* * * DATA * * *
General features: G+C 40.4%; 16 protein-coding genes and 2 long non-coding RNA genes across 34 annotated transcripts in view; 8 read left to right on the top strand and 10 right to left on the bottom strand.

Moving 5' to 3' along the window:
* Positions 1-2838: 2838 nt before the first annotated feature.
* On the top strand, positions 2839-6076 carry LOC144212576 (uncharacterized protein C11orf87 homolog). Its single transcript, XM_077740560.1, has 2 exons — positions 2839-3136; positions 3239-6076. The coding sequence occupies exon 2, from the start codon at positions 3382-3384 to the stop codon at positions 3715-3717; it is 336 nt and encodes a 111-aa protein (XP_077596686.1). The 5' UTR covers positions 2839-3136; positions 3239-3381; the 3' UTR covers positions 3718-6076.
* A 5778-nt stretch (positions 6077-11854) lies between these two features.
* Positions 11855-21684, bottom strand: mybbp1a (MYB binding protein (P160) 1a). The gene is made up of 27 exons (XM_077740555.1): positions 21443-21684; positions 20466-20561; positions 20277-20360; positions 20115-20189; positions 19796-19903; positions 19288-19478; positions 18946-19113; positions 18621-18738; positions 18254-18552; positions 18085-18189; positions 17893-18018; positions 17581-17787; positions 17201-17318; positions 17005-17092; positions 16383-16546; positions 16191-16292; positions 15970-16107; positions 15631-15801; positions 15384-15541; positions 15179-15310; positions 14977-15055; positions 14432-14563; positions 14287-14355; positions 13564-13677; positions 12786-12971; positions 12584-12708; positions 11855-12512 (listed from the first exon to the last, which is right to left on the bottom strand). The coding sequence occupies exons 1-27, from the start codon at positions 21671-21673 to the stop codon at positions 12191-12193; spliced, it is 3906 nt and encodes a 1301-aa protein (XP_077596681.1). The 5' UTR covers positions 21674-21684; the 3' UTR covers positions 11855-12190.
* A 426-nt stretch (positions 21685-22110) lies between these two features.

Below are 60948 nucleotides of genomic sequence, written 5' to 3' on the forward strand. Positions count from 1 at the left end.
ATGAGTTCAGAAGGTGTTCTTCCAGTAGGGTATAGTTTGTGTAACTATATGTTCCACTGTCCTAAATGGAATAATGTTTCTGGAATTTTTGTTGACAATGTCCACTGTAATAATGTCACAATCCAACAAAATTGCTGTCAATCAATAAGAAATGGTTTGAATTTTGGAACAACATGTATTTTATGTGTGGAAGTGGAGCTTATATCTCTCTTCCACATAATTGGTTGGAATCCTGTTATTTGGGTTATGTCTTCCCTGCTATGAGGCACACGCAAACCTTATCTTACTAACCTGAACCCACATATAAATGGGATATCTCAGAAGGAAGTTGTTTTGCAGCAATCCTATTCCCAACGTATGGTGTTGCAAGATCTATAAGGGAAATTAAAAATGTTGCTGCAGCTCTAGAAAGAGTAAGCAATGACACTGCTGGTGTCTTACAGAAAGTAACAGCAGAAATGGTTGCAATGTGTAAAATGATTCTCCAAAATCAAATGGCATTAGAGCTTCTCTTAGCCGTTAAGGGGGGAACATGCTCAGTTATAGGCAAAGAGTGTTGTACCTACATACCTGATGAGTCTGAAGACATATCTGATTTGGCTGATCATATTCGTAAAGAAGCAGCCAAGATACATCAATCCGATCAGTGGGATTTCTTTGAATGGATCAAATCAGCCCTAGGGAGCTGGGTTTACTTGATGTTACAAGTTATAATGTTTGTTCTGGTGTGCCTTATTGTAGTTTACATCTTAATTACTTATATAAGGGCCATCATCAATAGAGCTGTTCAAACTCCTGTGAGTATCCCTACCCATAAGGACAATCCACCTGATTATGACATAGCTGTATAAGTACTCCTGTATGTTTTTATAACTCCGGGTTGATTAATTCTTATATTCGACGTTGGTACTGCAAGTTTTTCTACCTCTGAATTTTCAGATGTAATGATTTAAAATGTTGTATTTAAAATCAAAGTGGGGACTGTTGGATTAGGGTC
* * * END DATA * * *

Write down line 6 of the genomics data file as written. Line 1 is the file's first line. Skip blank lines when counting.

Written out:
* Positions 11855-21684, bottom strand: mybbp1a (MYB binding protein (P160) 1a). The gene is made up of 27 exons (XM_077740555.1): positions 21443-21684; positions 20466-20561; positions 20277-20360; positions 20115-20189; positions 19796-19903; positions 19288-19478; positions 18946-19113; positions 18621-18738; positions 18254-18552; positions 18085-18189; positions 17893-18018; positions 17581-17787; positions 17201-17318; positions 17005-17092; positions 16383-16546; positions 16191-16292; positions 15970-16107; positions 15631-15801; positions 15384-15541; positions 15179-15310; positions 14977-15055; positions 14432-14563; positions 14287-14355; positions 13564-13677; positions 12786-12971; positions 12584-12708; positions 11855-12512 (listed from the first exon to the last, which is right to left on the bottom strand). The coding sequence occupies exons 1-27, from the start codon at positions 21671-21673 to the stop codon at positions 12191-12193; spliced, it is 3906 nt and encodes a 1301-aa protein (XP_077596681.1). The 5' UTR covers positions 21674-21684; the 3' UTR covers positions 11855-12190.